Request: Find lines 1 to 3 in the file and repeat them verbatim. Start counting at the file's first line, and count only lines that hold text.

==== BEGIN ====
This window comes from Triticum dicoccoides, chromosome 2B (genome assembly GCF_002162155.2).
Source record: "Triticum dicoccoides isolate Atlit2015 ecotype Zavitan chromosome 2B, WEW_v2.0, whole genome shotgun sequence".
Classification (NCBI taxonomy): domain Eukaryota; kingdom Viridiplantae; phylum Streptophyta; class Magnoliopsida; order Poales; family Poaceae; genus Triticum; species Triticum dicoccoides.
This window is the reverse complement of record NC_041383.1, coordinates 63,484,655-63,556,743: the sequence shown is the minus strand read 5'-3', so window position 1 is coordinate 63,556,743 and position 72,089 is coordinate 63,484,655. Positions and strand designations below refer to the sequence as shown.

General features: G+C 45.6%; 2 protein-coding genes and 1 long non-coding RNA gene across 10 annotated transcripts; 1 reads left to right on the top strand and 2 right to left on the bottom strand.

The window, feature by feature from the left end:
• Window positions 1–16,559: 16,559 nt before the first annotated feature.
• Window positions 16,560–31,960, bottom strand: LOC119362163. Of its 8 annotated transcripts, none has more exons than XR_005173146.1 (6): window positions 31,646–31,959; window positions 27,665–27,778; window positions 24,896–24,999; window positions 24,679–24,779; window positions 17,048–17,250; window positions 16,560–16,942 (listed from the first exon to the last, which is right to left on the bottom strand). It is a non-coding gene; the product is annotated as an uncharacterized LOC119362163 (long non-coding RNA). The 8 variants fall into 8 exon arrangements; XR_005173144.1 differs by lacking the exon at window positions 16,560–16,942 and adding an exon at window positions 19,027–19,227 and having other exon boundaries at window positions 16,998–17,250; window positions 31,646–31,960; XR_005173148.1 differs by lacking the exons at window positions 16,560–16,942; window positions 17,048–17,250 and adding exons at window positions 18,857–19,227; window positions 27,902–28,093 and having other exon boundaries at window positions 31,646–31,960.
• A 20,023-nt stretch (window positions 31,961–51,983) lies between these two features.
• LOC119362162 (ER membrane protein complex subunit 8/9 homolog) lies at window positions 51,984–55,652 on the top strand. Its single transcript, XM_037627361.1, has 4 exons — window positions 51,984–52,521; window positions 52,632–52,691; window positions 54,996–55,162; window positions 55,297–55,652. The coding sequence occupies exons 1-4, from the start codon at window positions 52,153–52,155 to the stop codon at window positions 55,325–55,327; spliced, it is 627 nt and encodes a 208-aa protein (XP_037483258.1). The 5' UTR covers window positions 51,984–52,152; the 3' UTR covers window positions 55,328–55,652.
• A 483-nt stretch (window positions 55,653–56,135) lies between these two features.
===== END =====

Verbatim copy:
This window comes from Triticum dicoccoides, chromosome 2B (genome assembly GCF_002162155.2).
Source record: "Triticum dicoccoides isolate Atlit2015 ecotype Zavitan chromosome 2B, WEW_v2.0, whole genome shotgun sequence".
Classification (NCBI taxonomy): domain Eukaryota; kingdom Viridiplantae; phylum Streptophyta; class Magnoliopsida; order Poales; family Poaceae; genus Triticum; species Triticum dicoccoides.